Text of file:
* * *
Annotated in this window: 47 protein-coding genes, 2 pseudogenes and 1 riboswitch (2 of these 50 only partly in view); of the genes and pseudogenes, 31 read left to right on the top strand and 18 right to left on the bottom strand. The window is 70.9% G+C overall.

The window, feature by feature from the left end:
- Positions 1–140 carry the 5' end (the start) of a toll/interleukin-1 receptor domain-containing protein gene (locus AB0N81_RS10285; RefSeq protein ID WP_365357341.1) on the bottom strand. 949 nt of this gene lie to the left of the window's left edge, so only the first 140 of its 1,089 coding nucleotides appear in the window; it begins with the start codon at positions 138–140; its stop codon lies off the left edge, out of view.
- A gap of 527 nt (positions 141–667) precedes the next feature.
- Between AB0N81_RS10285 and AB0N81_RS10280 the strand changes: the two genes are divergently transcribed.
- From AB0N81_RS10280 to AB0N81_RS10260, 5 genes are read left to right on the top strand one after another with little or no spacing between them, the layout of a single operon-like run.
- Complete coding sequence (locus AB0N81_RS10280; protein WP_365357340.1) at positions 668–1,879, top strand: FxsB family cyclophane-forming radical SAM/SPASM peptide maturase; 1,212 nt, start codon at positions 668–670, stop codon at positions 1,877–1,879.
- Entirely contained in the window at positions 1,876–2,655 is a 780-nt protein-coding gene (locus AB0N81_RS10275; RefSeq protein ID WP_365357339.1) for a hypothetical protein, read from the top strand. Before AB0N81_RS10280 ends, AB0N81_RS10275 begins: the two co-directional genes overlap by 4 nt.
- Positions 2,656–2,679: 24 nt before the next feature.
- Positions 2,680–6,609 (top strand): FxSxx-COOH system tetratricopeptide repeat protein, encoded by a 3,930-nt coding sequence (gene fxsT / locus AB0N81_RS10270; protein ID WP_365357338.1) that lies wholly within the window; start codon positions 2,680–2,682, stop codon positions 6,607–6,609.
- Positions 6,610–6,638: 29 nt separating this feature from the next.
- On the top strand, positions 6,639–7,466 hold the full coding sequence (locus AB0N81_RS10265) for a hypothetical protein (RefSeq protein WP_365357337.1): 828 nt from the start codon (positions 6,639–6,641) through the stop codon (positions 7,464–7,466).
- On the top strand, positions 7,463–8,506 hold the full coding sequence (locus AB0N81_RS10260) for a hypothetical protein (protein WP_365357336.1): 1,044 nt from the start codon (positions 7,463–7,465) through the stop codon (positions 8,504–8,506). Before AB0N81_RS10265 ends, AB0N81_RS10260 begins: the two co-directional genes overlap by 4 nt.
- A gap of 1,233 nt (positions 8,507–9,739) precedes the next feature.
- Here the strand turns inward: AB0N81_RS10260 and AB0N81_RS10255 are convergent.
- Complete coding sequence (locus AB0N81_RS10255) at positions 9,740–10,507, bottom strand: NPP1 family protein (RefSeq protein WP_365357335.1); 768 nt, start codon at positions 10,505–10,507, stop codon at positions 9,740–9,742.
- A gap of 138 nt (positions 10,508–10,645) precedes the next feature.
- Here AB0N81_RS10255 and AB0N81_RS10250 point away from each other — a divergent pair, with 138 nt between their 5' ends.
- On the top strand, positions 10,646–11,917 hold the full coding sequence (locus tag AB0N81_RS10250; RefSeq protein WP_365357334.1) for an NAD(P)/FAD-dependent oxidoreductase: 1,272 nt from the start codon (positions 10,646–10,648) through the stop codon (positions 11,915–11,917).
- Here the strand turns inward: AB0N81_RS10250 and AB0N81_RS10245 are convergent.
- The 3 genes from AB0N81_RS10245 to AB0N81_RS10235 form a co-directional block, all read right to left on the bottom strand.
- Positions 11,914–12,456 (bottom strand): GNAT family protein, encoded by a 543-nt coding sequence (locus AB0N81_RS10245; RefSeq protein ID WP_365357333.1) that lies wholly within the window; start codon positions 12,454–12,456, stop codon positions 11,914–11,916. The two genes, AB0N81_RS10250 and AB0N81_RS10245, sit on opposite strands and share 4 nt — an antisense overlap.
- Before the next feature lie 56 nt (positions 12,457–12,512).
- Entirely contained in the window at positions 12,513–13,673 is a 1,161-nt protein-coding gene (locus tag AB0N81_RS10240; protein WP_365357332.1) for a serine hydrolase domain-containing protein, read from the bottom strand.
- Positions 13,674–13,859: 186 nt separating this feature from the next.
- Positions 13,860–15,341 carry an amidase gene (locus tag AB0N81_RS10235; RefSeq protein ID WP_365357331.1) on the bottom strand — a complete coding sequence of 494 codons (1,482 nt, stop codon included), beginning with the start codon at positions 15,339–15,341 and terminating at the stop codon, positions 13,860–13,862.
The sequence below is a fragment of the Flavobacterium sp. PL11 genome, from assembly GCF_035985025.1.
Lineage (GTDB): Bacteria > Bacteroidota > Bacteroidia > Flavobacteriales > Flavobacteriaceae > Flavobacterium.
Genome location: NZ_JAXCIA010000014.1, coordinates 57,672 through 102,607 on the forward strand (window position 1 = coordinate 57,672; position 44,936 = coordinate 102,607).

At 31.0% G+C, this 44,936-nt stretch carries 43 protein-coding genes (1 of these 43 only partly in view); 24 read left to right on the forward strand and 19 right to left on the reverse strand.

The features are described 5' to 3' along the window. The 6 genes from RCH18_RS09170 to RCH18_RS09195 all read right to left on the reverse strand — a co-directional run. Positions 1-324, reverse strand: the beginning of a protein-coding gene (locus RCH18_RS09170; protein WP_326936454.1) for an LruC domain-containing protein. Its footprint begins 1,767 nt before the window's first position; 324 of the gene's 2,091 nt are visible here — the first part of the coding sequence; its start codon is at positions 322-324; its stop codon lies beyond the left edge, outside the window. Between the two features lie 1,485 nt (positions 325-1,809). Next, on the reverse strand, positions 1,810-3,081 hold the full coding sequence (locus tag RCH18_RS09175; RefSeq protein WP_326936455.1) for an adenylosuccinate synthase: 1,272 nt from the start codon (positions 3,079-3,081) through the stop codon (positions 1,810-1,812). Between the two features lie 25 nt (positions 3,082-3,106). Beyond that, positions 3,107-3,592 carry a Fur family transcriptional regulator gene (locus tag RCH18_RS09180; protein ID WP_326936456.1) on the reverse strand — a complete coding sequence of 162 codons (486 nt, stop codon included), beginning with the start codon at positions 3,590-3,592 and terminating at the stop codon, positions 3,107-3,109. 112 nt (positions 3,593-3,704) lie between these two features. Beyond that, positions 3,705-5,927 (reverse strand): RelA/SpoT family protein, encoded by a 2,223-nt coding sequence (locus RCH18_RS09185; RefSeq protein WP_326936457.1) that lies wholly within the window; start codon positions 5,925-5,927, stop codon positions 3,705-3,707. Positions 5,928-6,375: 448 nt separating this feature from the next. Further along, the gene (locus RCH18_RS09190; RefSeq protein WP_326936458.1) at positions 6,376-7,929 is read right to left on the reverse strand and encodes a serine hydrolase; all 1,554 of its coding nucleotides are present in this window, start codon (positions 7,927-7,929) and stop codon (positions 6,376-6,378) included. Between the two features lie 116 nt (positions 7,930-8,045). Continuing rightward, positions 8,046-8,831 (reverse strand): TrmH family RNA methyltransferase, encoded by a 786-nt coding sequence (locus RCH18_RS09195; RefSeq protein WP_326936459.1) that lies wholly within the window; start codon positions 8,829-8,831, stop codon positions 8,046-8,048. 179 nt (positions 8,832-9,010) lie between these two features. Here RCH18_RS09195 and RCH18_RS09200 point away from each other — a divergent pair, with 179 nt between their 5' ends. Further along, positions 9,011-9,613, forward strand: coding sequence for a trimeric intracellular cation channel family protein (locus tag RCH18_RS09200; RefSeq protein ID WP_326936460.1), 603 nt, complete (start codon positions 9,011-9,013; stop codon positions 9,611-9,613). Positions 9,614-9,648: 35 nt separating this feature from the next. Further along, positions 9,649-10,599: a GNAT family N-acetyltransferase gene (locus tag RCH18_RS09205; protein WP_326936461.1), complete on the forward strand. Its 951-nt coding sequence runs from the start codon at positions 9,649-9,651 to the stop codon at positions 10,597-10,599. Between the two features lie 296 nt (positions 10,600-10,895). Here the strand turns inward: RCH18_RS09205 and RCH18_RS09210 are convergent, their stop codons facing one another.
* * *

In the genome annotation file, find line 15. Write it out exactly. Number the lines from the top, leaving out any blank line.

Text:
- Here the strand turns inward: AB0N81_RS10260 and AB0N81_RS10255 are convergent.